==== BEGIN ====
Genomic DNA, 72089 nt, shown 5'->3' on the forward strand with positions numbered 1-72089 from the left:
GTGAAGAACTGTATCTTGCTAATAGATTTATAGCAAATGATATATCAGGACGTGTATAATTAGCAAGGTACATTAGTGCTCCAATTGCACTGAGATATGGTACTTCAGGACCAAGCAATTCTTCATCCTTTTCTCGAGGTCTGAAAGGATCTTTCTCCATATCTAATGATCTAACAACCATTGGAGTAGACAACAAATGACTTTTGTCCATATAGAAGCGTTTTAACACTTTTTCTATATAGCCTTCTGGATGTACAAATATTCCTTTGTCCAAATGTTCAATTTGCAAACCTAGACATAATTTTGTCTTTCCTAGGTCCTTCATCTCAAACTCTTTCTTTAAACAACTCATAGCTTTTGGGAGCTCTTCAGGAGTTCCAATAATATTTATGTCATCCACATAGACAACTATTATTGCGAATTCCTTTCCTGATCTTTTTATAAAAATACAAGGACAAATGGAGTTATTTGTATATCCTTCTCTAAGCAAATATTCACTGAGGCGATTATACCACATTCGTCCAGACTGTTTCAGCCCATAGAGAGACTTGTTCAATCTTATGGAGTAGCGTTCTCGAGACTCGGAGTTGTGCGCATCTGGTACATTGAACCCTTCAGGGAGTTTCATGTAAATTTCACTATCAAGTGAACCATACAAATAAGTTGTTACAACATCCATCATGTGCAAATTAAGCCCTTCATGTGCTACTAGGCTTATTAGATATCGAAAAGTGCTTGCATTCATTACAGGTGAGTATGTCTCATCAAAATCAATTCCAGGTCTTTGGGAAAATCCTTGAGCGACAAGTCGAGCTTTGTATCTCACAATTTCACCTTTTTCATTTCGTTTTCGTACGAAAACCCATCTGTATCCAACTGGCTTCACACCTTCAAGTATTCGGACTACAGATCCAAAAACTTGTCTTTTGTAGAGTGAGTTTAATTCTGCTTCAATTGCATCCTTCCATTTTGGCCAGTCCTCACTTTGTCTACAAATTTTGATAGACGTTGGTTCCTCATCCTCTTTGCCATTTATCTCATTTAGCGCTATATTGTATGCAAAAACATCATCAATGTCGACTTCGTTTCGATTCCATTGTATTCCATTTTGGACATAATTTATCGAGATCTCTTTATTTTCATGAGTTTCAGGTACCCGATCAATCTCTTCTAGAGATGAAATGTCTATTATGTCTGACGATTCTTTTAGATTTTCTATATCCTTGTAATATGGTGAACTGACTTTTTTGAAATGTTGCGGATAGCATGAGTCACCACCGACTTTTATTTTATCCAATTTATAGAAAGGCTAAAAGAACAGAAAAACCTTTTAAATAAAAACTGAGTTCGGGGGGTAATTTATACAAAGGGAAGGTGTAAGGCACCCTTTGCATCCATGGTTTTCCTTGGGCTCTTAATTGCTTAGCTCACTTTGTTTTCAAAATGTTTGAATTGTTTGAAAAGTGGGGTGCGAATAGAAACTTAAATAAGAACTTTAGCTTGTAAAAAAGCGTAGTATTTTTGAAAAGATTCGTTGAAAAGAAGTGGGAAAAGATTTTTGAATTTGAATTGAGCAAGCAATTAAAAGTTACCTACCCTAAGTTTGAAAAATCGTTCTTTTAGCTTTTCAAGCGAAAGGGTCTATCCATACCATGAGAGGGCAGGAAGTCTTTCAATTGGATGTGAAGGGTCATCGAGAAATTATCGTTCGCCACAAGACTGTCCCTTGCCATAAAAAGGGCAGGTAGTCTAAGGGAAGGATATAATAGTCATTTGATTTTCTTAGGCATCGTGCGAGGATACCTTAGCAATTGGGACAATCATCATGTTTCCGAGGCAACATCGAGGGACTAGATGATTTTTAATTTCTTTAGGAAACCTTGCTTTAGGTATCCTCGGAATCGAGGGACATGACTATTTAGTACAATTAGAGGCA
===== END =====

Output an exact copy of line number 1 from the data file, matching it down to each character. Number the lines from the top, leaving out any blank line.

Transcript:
Genomic DNA, 72089 nt, shown 5'->3' on the forward strand with positions numbered 1-72089 from the left: